Tuesday, December 19, 2006

Newsweek: 2008: America's first Mormon president? The New England Republican who might make it so.

By Jonathan Darman

Dec. 25, 2006 - Jan. 1, 2007 issue - In late October, departing
Massachusetts Gov. Mitt Romney huddled with a godly group. Gathered in
his kitchen were 15 of the country's leading evangelicals, including
giants like Jerry Falwell, Franklin Graham and Richard Land of the
Southern Baptist Convention. They'd come to nibble sandwiches, slurp
soup and quiz Romney on his faith. Why on earth should they support
Romney, a Mormon, in his presidential candidacy in 2008? Richard Lee,
a Baptist minister from Cumming, Ga., got to the heart of the matter.
What did Romney really believe about Jesus Christ? Romney didn't
hesitate. "When I say Jesus Christ is my Lord and savior, I realize
that means something different to you than it does to me," he
admitted. But he urged them to remember their shared beliefs: the
faith that Christ was born of a virgin, was crucified and rose after
three days. The ministers were pleased. "So you're really a Baptist?"
Lee cracked.

Romney, an unannounced but eager candidate for the Republican
nomination, is hoping other evangelicals will have trouble telling the
difference. With the Iowa caucuses only a year away, he is working
tirelessly for the support of Christian conservatives. In another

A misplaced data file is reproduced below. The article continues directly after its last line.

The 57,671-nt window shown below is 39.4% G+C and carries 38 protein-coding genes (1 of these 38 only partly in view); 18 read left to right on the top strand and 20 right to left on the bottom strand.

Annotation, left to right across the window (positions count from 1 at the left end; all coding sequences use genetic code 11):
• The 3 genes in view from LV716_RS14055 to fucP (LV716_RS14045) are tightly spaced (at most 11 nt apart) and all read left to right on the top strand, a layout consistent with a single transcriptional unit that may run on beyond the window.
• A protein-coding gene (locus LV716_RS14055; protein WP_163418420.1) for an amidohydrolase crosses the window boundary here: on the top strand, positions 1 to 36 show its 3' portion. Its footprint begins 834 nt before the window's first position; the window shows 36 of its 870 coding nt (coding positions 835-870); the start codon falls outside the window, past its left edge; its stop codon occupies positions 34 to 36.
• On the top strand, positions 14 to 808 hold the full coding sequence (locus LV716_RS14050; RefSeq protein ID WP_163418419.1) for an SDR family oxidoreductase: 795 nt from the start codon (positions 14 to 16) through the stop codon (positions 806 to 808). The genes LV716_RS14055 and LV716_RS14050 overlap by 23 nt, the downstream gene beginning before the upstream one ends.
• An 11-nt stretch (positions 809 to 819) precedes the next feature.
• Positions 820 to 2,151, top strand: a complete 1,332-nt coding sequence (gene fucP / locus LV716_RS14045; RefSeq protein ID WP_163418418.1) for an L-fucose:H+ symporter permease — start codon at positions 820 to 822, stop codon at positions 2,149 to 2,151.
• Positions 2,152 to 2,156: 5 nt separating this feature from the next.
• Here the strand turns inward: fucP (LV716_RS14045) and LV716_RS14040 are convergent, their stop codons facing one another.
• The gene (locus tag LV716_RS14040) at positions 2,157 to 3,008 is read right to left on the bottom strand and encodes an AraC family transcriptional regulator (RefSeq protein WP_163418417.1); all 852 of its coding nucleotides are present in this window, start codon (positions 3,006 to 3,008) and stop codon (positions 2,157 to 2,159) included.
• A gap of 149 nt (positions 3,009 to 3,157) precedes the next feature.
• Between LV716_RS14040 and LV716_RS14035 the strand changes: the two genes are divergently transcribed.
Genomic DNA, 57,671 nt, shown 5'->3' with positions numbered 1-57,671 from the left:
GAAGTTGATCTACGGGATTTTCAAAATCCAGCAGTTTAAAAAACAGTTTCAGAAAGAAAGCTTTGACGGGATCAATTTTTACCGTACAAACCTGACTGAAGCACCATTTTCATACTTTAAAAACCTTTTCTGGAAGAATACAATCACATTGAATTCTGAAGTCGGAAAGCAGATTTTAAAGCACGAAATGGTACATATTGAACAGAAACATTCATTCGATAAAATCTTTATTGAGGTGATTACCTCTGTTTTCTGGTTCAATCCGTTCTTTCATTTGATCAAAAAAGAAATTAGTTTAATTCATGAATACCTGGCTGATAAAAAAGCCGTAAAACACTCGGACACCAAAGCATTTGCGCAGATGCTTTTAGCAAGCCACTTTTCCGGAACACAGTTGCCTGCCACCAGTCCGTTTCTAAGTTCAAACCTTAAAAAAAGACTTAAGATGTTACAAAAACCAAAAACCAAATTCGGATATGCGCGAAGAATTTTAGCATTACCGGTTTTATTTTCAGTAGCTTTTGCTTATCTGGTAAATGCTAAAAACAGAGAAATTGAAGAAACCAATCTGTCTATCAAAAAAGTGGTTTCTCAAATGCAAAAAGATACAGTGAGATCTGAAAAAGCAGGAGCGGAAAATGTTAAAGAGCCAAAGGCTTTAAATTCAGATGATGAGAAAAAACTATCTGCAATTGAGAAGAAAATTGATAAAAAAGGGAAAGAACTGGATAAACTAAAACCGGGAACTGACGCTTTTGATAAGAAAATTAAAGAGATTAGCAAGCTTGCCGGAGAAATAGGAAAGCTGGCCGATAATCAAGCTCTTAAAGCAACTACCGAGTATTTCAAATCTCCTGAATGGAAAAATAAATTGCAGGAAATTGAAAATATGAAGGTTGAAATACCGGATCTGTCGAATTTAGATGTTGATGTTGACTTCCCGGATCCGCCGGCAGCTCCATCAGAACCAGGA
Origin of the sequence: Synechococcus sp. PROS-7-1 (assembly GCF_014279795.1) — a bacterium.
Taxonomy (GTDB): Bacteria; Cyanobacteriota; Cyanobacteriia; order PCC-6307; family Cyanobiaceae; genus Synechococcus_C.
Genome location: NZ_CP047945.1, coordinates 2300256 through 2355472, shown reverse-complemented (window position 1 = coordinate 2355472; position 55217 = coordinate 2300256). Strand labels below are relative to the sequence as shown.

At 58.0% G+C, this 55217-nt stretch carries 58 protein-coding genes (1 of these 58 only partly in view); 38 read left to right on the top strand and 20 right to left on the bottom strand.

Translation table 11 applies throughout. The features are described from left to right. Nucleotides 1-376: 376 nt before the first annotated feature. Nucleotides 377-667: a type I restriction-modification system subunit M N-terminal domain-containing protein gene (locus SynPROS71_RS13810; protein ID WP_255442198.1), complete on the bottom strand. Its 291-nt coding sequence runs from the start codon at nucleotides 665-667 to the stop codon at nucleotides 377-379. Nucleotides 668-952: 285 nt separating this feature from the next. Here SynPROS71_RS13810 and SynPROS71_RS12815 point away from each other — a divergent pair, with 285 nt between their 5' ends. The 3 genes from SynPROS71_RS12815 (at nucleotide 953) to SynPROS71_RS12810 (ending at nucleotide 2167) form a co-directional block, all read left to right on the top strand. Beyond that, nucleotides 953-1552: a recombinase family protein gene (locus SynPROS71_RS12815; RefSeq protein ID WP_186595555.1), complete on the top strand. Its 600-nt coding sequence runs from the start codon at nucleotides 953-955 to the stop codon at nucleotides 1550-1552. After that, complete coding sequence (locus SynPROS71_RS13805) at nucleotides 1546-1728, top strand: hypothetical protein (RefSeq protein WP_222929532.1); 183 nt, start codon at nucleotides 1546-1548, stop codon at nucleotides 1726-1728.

year, this might be a futile quest given many evangelicals' conviction
that Mormonism is a heretical cult. (Unlike evangelicals, Mormons
believe Jesus appeared in America after his resurrection and that God
himself was once a man.) And the recent resurfacing of a letter Romney
wrote expressing solidarity with gay-rights groups has many social
conservatives wondering if a governor from Massachusetts is "700 Club"

But then there are the alternatives. GOP front runners John McCain and
Rudy Giuliani are not beloved by the religious right. Arkansas Gov.
Mike Huckabee and Kansas Sen. Sam Brownback speak the language of
evangelicals but have negligible name recognition nationwide. Some
Christian conservatives have watched Romney's passionate opposition to
gay marriage in Massachusetts and concluded he may be the one
electable candidate who shares their principles in public and private
life. "In terms of values," says Mark DeMoss, a Christian media
strategist who has helped Romney reach out to evangelicals, "I have
more in common with most Mormons than I do with a liberal Southern

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